GUEST BLOGGER HEATHER FERRANTI KINSER
The emotions and sensations inspired by our awe-inspiring natural world are not always easy to describe in words. Metaphor and simile can help! Authors use these and other poetic devices to spice up their writing in lyrical, playful, creative ways—and young writers can learn to use them, too.
What are simile, metaphor, and extended metaphor?
A simile is a poetic device that compares two dissimilar things in an indirect way, using the words like or as to connect them (for example, “her cheeks were like roses”).
A metaphor is a poetic device that compares two dissimilar things in a direct way, by stating that one thing is another thing, as a means of suggesting a likeness between them (for example, “the snow is a blanket of white”).
An extended metaphor is a metaphor in a literary work that is sustained over multiple lines or throughout the entire work.
How does Nature Is a Sculptor make use of metaphor?
My picture book Nature Is a Sculptor is an extended metaphor—a book that keeps a metaphor as its central premise from beginning to end. Here is an example from the text that equates the erosive forces of nature with the creative actions of a sculptor: “Nature is a sculptor. It weathers and erodes. Over time the tallest peaks are whittled, chipped, and blown.”
In the book, there are even more metaphors within the metaphor, where natural elements are being equated with sculptor’s tools, such as: “The ocean is a hammer pounding shoreline into bits. Ice—a chilly chisel—finds a crack, expands, and splits.”
Activity 1: Find the metaphors in Nature Is a Sculptor
Together or in small groups, read Nature Is a Sculptor and ask students to find metaphors. In this case, the metaphors would be instances where the text compares natural events to the activities of a human artist—a sculptor. In note format, jot down the metaphors as the students call them out.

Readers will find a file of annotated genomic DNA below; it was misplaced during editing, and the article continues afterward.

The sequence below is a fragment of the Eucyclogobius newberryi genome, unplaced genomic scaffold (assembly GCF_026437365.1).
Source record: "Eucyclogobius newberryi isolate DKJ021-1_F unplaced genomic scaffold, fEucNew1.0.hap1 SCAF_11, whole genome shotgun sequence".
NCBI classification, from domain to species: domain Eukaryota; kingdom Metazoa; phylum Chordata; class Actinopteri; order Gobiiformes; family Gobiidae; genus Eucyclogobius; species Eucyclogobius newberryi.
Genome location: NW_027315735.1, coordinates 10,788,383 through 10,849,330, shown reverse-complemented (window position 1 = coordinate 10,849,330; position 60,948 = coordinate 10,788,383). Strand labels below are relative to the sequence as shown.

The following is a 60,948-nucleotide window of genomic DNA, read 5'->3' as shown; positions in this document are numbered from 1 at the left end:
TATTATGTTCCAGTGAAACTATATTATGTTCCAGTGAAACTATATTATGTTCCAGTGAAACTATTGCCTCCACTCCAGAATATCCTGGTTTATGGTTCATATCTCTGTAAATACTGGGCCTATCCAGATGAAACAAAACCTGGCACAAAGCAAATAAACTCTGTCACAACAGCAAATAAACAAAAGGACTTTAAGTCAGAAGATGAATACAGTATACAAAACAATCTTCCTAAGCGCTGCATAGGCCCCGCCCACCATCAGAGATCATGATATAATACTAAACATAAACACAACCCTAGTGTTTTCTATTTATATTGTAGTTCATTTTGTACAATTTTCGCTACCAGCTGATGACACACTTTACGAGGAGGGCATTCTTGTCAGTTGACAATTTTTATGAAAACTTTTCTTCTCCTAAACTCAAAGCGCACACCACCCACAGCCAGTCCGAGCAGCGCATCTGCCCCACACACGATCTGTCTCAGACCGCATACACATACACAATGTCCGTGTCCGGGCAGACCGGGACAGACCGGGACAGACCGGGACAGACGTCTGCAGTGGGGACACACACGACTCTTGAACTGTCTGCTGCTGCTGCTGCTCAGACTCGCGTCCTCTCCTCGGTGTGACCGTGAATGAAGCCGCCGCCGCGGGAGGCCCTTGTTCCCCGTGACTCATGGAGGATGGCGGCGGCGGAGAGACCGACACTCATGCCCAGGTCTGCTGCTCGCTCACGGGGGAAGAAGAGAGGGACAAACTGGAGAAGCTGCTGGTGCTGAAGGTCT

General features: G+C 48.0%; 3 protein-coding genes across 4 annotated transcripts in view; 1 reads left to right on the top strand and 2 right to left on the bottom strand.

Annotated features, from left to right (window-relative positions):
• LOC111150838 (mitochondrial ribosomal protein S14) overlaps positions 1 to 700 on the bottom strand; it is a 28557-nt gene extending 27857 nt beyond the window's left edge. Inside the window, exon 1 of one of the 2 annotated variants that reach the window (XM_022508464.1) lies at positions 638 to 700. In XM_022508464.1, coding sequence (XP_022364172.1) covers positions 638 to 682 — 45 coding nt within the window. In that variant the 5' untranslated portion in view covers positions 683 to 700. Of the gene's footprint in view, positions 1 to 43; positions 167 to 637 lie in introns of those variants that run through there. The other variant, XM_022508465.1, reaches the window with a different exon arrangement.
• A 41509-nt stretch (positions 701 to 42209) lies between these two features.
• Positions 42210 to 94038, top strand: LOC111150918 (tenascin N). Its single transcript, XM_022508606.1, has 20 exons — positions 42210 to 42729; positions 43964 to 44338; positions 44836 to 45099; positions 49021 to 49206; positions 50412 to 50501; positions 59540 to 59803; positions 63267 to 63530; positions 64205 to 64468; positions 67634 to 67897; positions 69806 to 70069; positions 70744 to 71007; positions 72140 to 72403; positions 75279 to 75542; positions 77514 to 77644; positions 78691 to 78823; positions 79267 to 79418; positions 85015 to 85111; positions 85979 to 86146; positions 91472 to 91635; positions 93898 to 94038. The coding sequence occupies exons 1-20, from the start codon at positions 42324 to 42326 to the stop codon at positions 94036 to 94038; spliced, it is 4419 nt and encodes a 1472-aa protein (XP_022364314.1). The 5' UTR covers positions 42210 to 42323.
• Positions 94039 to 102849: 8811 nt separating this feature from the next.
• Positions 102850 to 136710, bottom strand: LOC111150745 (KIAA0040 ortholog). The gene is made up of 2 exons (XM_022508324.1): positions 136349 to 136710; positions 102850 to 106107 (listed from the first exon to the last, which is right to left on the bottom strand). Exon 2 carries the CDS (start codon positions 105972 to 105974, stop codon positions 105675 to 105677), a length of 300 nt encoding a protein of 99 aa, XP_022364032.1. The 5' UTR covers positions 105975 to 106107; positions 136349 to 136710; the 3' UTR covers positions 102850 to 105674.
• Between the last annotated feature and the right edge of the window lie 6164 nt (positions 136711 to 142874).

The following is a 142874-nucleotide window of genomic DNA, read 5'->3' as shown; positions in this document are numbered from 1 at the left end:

Ask which metaphors are their favorites, and why.
Take one of their favorite metaphors and ask the students to convert it into plain language; then compare the two versions. For example, what if the author had written, “Wind blows against rocks, causing them to wear down.” How would they compare the meaning and feeling of that sentence to, “A windstorm is a rugged file that sands a surface smooth.” Can they describe how each sentence makes them feel?
Activity 2: Create your own metaphor
In small groups, or together as a class, ask the students to think of something in the natural world that shares qualities with something completely different from the human world. They can make up their own, or use one of the examples below.
—a bird is a musician
—a cloud is a pillow
—a rose is a poem
—a seed is a promise
—the moon is a mystery
—a storm is a symphony
—a chameleon is a magician
—a star is a memory
—my dog is a detective
Now try to extend the metaphor by brainstorming three ways in which it is true. Encourage the students to use active verbs, and to be creative and specific.
My dog is a detective. She…
—investigates the sidewalk, looking for clues about who passed this way before
—snoops and sleuths, discovering tasty treats on the highest shelf
—tracks me down, even when I’m hiding deep under the covers
As a class group, students are invited to share their metaphors with me, through the Contact page on mywebsite—www.heatherkinser.com/contact.html. I can’t wait to be wowed by their creative words. Or maybe they would like to fold and staple sheets of paper and create a nonfiction mini-book of their own.
Read these other terrific picture books that also make excellent use of metaphor and/or simile:
- A Stone Is a Story by Leslie Barnard Booth
- Your Name Is a Song by Jamilah Thompkins-Bigelow
- I Talk Like a River by Jordan Scott
- A Whale of a Mistake by Ioana Hobai
- A Different Pond by Bao Phi
- Owl Moon by Jane Yolen
Discuss the ways in which these texts use metaphor/simile to express otherwise hard-to-convey concepts or feelings. Ask the students why they think the author chose to use these poetic devices to help tell their story.
Heather Ferranti Kinser writes at the intersection of story, poetry, and nature from her home on the San Francisco Peninsula. She’s a former technical editor who now spends her days writing small stories—to make a big difference for kids! Heather is also the author of Small Matters (Millbrook Press) and In a Cave (Gnome Road Publishing). Connect with Heather on her website, HeatherKinser.com, or through her social media handle @hethfeth, on Twitter and Instagram.